Link to the University of Pittsburgh Homepage
Link to the University Library System Homepage Link to the Contact Us Form

Designing adaptive systems for disaster response and mitigation: A comparative analysis of organizational adaptation

Oh, Namkyung (2010) Designing adaptive systems for disaster response and mitigation: A comparative analysis of organizational adaptation. Doctoral Dissertation, University of Pittsburgh. (Unpublished)

Primary Text

Download (3MB) | Preview


Operating under rapidly changing conditions, organizations face various challenges that can damage core competencies and collaborative partnerships that have been developed for normal operations. To address these challenges, organizations need to learn from previous events, develop relevant strategies, and seek to evolve in resilient ways. The critical task in designing adaptive systems is to determine the bases for the effective organizational adaptation. This study seeks to explore evidence of organizational learning, identify the most critical factors that facilitate organizational adaptation, develop strategies for change, and assess the effects of these strategies on the performance and evolution of the system. To achieve these purposes, this study applies a mixed approach of qualitative and quantitative methods including content analysis of newspaper articles and situation reports, social network analysis, and agent-based computational simulation. To explore processes of organizational learning, I conducted a comparative analysis of two hurricane response systems; Hurricane Katrina, 2005 and Hurricane Gustav, 2008. This analysis documented gaps in the performance of the two systems. The organizations in the Hurricane Katrina response systems suffered from a lack of personnel, plans, and equipment for the effective communication. Accordingly, they were unable to create a common knowledge base of operations and failed to allocate resources as requested. Evidence from organizational analysis documents that organizations in the Hurricane Gustav response system learned from the experiences of Hurricane Katrina and upgraded their performance in response operations in various ways. They invested significant resources and effort to improve organizational capacity in communication and strengthened their collaboration links with expected and spontaneous partners from public, private, and non-profit sectors. Based on findings from this analysis, I offer a set of policy implications for guiding effective organizational adaptation to changing conditions. First, organizations need to collaborate under strong leadership to develop trust that is critical to effective coordination and collaboration. To make effective use of established mutual trust, adaptive systems need to address the problem of turnover in major positions of organizations. Second, while organizations in the system work on the institutionalization of joint operations for the development of mutual trust among agencies, they also need to develop policies to retain experienced core personnel for effective collaboration with partners. Third, operations need to integrate advanced information technologies into their operations to support effective communication, knowledge management, and diffusion of organizational learning. Combined with the cultivation of experienced personnel, the integration of advanced information technology into disaster mitigation and response represents the construction of a socio-technical system. To build a socio-technical system for organizational adaptation, organizations need to focus on the technical design of advanced communication equipment and data management tools that facilitate the processing, transmitting, storing, and extracting of critical information both for enhanced performance and organizational learning. Further, they need to focus on the organizational training and education of strategic learning to develop more experienced and collaborative personnel. Based on accumulated experience and memory of collaboration, enhanced capacities, and reinforced partnerships, organizations in an adaptive system can achieve a creative mental leap to a new practice of action. Findings from this study document that organizations can successfully address challenges from rapidly changing conditions and eventually, evolve in a resilient form of adaptation.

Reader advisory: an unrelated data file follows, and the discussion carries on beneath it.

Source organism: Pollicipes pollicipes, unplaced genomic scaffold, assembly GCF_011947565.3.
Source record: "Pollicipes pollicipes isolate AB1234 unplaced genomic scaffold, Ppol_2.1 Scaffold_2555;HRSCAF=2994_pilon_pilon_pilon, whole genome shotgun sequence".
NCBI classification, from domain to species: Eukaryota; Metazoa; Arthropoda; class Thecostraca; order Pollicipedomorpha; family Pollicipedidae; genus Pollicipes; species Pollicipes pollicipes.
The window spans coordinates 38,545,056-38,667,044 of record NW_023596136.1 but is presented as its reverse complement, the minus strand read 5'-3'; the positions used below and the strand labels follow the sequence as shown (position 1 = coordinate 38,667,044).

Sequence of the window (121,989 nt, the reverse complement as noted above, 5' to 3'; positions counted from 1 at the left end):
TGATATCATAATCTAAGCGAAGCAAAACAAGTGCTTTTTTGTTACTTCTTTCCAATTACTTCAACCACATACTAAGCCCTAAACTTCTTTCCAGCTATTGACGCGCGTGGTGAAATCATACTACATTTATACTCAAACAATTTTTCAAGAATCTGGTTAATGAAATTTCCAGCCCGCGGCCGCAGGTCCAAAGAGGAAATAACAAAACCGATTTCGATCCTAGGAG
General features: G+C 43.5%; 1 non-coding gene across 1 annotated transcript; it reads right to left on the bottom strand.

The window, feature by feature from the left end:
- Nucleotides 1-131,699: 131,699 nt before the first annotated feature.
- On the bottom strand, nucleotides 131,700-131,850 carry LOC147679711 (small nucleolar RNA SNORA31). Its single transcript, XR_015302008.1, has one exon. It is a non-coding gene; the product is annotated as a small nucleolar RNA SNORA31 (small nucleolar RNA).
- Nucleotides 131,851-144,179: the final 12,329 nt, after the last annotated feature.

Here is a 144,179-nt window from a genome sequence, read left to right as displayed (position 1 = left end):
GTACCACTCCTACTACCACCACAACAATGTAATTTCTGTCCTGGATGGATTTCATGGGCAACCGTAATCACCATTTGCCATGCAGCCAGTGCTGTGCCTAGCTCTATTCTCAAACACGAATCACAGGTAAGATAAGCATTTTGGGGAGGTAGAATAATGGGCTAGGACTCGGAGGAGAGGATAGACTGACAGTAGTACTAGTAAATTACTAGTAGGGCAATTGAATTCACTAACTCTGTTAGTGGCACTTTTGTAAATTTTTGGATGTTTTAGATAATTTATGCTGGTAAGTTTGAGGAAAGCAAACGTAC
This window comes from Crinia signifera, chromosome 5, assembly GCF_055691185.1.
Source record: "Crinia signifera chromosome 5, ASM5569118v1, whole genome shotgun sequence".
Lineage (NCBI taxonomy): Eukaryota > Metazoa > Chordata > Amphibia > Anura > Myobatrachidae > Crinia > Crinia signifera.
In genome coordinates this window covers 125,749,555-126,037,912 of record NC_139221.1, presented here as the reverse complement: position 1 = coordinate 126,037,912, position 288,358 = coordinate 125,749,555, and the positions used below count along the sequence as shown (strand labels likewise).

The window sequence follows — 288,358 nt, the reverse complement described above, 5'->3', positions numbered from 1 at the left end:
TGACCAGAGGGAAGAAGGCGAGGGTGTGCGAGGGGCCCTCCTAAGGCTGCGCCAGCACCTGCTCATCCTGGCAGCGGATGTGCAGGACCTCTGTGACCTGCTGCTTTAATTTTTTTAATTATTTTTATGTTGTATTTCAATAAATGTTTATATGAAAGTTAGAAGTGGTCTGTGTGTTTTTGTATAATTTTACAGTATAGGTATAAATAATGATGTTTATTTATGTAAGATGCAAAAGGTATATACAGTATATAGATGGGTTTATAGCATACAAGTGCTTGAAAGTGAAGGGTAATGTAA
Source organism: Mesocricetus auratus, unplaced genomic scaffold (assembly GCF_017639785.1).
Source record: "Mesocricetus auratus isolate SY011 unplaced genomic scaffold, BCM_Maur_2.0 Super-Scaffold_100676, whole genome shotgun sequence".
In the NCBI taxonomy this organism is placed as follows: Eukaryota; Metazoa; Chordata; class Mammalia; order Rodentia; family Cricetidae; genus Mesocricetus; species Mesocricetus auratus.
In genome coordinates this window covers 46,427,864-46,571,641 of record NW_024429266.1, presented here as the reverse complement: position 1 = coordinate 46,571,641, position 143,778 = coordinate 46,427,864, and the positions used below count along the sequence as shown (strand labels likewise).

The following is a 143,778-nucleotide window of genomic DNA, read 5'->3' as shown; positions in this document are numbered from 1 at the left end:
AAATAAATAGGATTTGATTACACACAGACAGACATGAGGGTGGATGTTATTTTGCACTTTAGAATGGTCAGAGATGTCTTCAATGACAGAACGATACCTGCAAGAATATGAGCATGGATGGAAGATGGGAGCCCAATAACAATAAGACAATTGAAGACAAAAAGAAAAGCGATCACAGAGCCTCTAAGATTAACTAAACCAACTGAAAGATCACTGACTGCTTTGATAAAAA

Social Networking:
Share |


Item Type: University of Pittsburgh ETD
Status: Unpublished
CreatorsEmailPitt UsernameORCID
Oh, Namkyungnao2@pitt.eduNAO2
ETD Committee:
TitleMemberEmail AddressPitt UsernameORCID
Committee ChairComfort, Louise Klkc@pitt.eduLKC
Committee MemberFoster, Angela Williamswilliamsfoster@gspia.pitt.eduAMF50
Committee MemberCoontz, Phyllis Dpcoontz@gspia.pitt.eduPCOONTZ
Committee MemberMadhavan, Ravirmadhavan@katz.pitt.eduRAM115
Date: 29 June 2010
Date Type: Completion
Defense Date: 14 January 2010
Approval Date: 29 June 2010
Submission Date: 21 May 2010
Access Restriction: 5 year -- Restrict access to University of Pittsburgh for a period of 5 years.
Institution: University of Pittsburgh
Schools and Programs: Graduate School of Public and International Affairs > Public and International Affairs
Degree: PhD - Doctor of Philosophy
Thesis Type: Doctoral Dissertation
Refereed: Yes
Uncontrolled Keywords: complex adaptive systems; emergency management; organizational adaptation; hurricane; social network analysis
Other ID:, etd-05212010-085211
Date Deposited: 10 Nov 2011 19:45
Last Modified: 19 Dec 2016 14:36


Monthly Views for the past 3 years

Plum Analytics

Actions (login required)

View Item View Item